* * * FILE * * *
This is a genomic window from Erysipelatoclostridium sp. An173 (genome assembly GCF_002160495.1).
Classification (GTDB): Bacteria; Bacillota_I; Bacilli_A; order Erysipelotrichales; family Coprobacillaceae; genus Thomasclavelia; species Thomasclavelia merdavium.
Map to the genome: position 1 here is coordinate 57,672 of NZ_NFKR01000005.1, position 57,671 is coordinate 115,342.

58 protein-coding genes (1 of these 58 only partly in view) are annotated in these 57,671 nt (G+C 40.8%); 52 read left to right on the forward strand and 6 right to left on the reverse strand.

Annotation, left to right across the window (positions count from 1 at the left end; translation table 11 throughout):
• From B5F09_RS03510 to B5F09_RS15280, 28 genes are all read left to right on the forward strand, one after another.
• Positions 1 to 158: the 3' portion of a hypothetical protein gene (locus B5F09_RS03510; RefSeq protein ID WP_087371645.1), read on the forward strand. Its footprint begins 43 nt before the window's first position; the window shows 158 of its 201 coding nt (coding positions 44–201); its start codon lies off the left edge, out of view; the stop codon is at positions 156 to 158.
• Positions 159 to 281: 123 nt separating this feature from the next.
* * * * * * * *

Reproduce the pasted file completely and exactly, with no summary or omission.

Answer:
This is a genomic window from Erysipelatoclostridium sp. An173 (genome assembly GCF_002160495.1).
Classification (GTDB): Bacteria; Bacillota_I; Bacilli_A; order Erysipelotrichales; family Coprobacillaceae; genus Thomasclavelia; species Thomasclavelia merdavium.
Map to the genome: position 1 here is coordinate 57,672 of NZ_NFKR01000005.1, position 57,671 is coordinate 115,342.

58 protein-coding genes (1 of these 58 only partly in view) are annotated in these 57,671 nt (G+C 40.8%); 52 read left to right on the forward strand and 6 right to left on the reverse strand.

Annotation, left to right across the window (positions count from 1 at the left end; translation table 11 throughout):
• From B5F09_RS03510 to B5F09_RS15280, 28 genes are all read left to right on the forward strand, one after another.
• Positions 1 to 158: the 3' portion of a hypothetical protein gene (locus B5F09_RS03510; RefSeq protein ID WP_087371645.1), read on the forward strand. Its footprint begins 43 nt before the window's first position; the window shows 158 of its 201 coding nt (coding positions 44–201); its start codon lies off the left edge, out of view; the stop codon is at positions 156 to 158.
• Positions 159 to 281: 123 nt separating this feature from the next.